YSI EXO Handheld Tune-Up Service

Ensure the quality of your data by sending in your YSI EXO multi-parameter handheld display for Fondriest Environmental's Tune-Up Service.

Features

  • Tune-up rate for the EXO handheld display
  • Meters are returned with a Calibration Report to confirm that all parameters meet specifications
  • Fondriest Environmental is a factory-authorized YSI Service and Repair Center
Your Price $49.00
Usually ships in 1-2 weeks
Fondriest
Free Lifetime Tech SupportFree Lifetime Tech Support
ImagePart#Product DescriptionPriceStockOrder
YSI EXO Handheld Tune-Up ServiceTune-Up EXOHH Tune-up YSI EXO handheld display, includes all repair labor
$49.00
Usually ships in 1-2 weeks
YSI EXO Handheld Tune-Up Service
Tune-Up EXOHH
Tune-up YSI EXO handheld display, includes all repair labor
Usually ships in 1-2 weeks
$49.00

Quality data can be directly correlated to the condition of your monitoring equipment. Instrument check-up, characterization, and certification by a factory-authorized service center are recommended on a regular basis to help ensure data accuracy and maximize the instrument’s usable life.

 

Fondriest Environmental offers excellent turnaround times and low service costs on YSI 6-Series displays. Tune-Up Service covers all repair labor in addition to:

 

- Seal Inspection & Cleaning

- Cable Inspection & Testing

- Sensor Reconditioning & Calibration

- Circuit Board Performance & Upgrade

 

Upon receipt of the instrument, repair technicians will perform a free evaluation and send a detailed evaluation report and price quote via email to the point of contact.

 

Repairs are based on customer feedback and are performed only after approval is received. All repaired instruments are returned with a Calibration Report to confirm that system parameters meet factory specifications.

 

Call our Service & Repair Department at 888.426.2151 or email customercare@fondriest.com for more information.

  • Seals are cleaned of any contamination that may cause leakage
  • Damaged or missing o-rings are replaced
  • The cable is subject to a vigorous flex test to check for shorts
  • Connectors are cleaned of any moisture and corrosion
  • Circuit board performance is verified
  • Software is upgraded to the latest version
  • Calibration Report confirms that all parameters meet specifications
Questions & Answers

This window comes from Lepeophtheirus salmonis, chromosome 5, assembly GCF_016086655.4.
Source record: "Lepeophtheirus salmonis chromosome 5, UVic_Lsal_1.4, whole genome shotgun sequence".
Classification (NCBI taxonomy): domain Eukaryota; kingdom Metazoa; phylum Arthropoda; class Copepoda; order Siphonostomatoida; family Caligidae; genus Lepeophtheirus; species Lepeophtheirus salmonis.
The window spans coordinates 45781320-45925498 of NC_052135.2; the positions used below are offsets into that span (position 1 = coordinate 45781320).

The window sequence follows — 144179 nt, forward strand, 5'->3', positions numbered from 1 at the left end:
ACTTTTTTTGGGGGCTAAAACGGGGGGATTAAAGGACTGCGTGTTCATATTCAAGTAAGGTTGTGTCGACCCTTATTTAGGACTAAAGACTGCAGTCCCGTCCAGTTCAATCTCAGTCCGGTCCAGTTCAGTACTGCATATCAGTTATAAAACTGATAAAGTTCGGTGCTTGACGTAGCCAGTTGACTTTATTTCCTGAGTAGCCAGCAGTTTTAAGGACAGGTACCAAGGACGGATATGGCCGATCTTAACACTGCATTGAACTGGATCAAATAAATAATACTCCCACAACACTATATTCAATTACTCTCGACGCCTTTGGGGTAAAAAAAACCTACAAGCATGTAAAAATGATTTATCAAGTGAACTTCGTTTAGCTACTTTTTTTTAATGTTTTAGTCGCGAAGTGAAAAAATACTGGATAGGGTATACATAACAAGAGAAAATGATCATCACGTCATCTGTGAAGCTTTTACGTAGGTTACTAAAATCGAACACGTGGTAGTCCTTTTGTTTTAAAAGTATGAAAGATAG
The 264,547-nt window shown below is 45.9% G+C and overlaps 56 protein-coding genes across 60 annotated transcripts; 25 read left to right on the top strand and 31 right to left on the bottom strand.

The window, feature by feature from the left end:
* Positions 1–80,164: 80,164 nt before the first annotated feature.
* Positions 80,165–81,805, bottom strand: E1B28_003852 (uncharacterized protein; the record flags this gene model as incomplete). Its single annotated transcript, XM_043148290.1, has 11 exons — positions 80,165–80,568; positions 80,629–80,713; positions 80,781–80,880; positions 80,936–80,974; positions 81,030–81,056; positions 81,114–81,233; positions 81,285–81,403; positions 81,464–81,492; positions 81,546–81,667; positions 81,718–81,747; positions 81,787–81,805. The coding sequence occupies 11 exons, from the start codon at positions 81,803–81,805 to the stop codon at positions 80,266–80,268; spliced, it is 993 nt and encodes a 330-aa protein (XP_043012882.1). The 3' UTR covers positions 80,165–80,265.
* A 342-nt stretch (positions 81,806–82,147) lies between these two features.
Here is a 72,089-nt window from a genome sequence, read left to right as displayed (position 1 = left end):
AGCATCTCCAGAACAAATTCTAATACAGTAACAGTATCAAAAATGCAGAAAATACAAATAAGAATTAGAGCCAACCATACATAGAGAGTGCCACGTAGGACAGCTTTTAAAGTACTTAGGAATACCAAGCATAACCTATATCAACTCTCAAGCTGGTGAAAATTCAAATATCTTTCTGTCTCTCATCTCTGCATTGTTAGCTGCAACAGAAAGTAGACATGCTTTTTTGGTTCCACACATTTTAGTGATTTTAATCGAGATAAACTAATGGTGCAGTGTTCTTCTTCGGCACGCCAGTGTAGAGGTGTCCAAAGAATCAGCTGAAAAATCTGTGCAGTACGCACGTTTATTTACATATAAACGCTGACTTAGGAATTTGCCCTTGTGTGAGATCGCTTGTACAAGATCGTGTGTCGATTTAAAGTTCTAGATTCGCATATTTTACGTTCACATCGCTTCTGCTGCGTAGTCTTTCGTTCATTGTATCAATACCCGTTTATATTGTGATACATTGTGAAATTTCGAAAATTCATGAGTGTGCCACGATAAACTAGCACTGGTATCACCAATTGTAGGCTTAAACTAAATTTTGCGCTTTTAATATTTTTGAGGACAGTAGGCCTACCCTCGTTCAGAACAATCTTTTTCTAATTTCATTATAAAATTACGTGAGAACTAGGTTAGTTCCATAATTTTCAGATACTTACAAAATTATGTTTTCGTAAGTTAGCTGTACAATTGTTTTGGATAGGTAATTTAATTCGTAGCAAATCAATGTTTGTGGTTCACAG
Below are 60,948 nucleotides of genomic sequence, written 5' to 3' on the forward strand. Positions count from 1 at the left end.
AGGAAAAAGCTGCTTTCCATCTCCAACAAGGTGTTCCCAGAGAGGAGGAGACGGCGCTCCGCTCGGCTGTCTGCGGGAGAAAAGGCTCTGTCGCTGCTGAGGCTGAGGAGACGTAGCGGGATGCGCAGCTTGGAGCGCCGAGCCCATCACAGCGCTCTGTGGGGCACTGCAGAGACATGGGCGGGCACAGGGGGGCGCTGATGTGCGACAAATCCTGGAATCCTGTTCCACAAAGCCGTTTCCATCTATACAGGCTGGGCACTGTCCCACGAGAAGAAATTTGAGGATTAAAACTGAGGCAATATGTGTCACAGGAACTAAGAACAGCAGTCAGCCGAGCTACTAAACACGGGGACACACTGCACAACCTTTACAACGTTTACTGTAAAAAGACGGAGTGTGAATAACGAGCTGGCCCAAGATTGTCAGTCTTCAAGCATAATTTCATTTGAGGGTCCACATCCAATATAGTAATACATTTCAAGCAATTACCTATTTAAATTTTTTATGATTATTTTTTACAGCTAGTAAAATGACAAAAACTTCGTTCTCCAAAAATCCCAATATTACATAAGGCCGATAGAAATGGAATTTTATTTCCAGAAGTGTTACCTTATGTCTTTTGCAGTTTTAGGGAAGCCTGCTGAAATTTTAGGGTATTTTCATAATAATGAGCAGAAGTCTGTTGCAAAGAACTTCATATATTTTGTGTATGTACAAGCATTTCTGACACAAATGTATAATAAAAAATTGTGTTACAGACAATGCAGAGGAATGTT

No Questions
Please, mind that only logged in users can submit questions

In The News

The Monterey Bay Aquarium Research Institutes Wireless Plan to Connect to MARS

Engineers and scientists that specialize in aquatic measuring practices always meet extra costs on the path to deployment. Maybe it is the corrosive nature of the saltwater, or the unbearable pressure tools must be equipped to handle while lying on the ocean floor. For anyone interested in hooking up with the MARS (Monterey Accelerated Research System) Observatory , which rests dozens of miles off the California coastline, the costs extend further. They get so high that only well-funded universities and governmental agencies can afford to connect with the underwater power and data hub. Hoping to lower that cost, engineers with the Monterey Bay Aquarium Research Institute ( MBARI ) constructed a wireless device called Deep-Sea Connect.

Read More

With Cameras and Artificial Intelligence, Fishing Vessels are Becoming Smarter

During an electronic monitoring conference in February, fisheries managers and fishermen watched a squiggly purple line meander across the screen. It was mapping the journey a tuna fish was taking, from being caught and landing across the deck of a fishing vessel. Leigh Habegger, executive director for Seafood Harvesters of America , a national commercial fishing group, said everyone in the crowd had their eyes glued to the screen. “It was fascinating, it was really cool,” she added.  The graphic was the manifestation of a machine-learning tool that was trained to follow where a fish ended up after it was caught.

Read More

Mercury and Lake Levels Rise and Fall Together around Great Lakes

Sometimes the scientific process makes for a great story. Sometimes, like when discovering the relationship between lake levels and mercury levels in fish, it brings a few stories into one. “It’s really two or three stories wrapped into one, and the wrapping was a bit of a surprise to us,” said Carl Watras, a research scientist at the Wisconsin Department of Natural Resources and the Center for Limnology at the University of Wisconsin—Madison. In January, Watras and a team of researchers published findings in Environmental Science & Technology Letters that related water levels in lakes to mercury levels in walleye and loons. From the Pacific Ocean to Mercury Levels in Wisconsin One of those stories is one of cross-continental influence.

Read More